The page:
Blurring the lines: Challenging erasure in film
As filmmakers tell more stories featuring marginalized characters, it seems logical to seek out actors from those groups who would be able to use their personal experiences to authenticate the role while carving out their own sector of the entertainment industry.
Unfortunately, this doesn’t happen as much as many people would like, specifically when roles are performed by actors who are not the same ethnicity as their character.
Hollywood has a shameful history of whitewashing roles, but this casting practice has yet to phase out of the industry. The most recent iteration of this phenomenon occurred when Scarlett Johansson was cast to play the lead in “Ghost in the Shell,” a movie based on a popular Japanese animated series, or anime.
Johansson argues that her character, who is essentially a human brain within a mechanical exoskeleton, lacks any sort of identity, but there is still something cognitively dissonant about casting a white woman for a role that originated in an anime. Perhaps the first indication of racial erasure under the guise of international reach is that Johansson’s character was renamed from Matoko Kusanagi to Major Mira Killian.
While producer Steve Paul comments on the wide range of nationalities cast in the movie, the fact that the main character does not represent the character’s background is concerning. This is especially true when they could have just cast a Japanese woman.
This narrative of casting someone who has not had the cultural experiences relevant to a role continues in the film “3 Generations,” in theaters May 5, in which Elle Fanning plays a transgender boy.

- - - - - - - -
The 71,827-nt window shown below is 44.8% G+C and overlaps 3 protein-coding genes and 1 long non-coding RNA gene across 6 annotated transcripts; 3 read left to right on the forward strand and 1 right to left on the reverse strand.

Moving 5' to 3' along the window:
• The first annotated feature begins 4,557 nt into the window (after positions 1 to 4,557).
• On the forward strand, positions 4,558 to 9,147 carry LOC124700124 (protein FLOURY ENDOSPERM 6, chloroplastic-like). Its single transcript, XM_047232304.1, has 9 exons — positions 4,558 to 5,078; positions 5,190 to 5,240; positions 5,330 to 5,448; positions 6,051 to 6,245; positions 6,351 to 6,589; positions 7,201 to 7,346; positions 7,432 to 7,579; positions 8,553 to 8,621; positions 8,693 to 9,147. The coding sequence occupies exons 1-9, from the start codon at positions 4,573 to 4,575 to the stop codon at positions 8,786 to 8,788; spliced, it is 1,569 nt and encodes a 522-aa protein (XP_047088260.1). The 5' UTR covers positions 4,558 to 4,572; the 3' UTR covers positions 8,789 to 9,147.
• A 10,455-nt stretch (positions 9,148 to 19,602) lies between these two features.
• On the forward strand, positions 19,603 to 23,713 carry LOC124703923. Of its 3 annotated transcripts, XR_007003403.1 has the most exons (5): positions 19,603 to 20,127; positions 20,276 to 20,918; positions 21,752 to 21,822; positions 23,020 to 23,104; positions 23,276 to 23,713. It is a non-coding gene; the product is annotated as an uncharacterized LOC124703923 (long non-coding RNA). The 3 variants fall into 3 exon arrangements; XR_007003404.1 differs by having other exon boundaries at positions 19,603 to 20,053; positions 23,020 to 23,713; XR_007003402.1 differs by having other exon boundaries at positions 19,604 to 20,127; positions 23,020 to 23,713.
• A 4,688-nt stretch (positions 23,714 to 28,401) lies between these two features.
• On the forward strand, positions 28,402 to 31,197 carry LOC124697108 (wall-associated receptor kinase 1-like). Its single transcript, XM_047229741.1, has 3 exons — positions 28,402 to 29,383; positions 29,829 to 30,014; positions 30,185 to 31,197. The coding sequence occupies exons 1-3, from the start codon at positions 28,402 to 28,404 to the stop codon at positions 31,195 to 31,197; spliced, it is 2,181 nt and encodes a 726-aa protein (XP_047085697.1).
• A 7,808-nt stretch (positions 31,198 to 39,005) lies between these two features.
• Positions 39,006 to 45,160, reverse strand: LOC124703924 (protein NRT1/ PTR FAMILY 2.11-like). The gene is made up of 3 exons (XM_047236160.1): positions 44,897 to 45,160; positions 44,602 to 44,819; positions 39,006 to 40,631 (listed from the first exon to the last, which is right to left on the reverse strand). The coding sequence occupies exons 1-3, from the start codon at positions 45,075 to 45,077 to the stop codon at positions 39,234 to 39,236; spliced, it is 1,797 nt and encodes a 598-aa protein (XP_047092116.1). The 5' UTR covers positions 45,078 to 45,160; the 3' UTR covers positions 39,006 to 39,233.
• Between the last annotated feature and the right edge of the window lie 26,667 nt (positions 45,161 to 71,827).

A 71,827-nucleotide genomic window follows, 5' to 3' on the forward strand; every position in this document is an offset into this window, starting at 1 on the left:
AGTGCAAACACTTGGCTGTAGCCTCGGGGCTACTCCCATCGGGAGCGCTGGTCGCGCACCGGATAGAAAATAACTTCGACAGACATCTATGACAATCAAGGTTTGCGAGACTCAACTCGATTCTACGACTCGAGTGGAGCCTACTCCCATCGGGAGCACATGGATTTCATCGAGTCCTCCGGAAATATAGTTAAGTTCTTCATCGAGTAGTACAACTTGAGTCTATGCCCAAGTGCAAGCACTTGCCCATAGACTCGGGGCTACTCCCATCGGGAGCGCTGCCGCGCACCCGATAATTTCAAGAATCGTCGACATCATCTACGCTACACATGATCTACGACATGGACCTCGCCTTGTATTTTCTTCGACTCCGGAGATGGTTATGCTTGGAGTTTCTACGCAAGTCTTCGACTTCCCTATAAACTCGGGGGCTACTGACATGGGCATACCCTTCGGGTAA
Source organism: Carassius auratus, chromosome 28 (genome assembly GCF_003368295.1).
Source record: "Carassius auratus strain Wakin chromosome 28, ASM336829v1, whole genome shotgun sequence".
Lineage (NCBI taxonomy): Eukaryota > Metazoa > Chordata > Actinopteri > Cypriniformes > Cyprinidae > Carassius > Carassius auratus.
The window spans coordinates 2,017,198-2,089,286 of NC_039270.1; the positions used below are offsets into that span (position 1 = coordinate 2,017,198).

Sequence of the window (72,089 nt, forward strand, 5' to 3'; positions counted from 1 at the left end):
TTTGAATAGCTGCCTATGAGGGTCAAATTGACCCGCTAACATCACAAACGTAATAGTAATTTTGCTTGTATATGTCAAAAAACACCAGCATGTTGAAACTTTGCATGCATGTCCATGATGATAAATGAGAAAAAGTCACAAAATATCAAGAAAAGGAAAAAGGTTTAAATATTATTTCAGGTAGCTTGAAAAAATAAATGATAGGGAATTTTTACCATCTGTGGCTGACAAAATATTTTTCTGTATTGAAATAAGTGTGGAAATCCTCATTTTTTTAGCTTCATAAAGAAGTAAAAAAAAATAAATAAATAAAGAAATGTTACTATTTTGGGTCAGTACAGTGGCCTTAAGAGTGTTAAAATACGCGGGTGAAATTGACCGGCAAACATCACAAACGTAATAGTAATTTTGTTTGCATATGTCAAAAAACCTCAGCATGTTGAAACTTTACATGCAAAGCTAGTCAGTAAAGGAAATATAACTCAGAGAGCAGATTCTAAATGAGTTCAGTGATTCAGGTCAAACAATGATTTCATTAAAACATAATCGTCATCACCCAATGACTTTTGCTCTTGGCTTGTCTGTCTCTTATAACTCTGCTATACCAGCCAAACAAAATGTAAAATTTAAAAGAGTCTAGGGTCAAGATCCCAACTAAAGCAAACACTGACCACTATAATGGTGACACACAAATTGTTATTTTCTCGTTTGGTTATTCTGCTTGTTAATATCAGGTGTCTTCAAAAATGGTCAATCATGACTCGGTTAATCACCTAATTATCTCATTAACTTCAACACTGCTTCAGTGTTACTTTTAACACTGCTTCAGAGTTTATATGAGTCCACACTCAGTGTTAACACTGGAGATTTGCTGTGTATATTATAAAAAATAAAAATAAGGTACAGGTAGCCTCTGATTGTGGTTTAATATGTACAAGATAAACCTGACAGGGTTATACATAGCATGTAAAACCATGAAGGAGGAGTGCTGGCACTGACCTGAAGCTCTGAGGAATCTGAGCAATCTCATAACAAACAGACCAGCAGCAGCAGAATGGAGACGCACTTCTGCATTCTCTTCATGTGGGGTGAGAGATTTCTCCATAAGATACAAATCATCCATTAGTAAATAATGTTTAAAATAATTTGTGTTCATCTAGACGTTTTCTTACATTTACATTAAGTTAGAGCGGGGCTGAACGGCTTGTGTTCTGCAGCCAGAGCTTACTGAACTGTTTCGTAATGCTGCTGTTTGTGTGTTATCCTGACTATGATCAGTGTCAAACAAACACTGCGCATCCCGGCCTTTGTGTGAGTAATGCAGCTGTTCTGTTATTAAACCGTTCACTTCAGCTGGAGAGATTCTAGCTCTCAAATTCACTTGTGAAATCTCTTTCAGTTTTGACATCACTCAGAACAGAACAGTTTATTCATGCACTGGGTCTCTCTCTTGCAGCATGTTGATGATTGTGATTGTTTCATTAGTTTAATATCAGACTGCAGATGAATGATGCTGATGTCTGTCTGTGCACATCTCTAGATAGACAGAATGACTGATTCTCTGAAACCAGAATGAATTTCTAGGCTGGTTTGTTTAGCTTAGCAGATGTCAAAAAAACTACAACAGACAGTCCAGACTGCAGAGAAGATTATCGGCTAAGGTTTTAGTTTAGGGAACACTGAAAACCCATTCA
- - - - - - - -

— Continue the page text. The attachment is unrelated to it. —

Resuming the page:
There has been plenty of backlash from the LGBTQ community about her failure to find an actor who fit the bill of the intended character (a pre-transition trans male) as well as the excuses she gives for being unable to do so; director Gaby Dellal comments that if she were to create the film in 2017, she “absolutely would be casting a trans kid.” Even though she worked closely with LGBTQ acitvist nonprofit GLAAD, giving a role clearly made for a trans-person to a cis-gendered woman justifiably warrants dissent.
It’s important to recognize the necessity of roles depicting marginalized groups, and while it’s not always feasible, for them to be performed by an actor who has lived through those experiences.
Representation in film has a huge impact on individuals who identify with these stories because it allows them to see their lives reflected and understood, and it would be detrimental for the industry to continue overlooking minority actors and stories that don’t fit the mainstream.
Columnist Jackie Wostrel is a public relations freshman and can be reached at email@example.com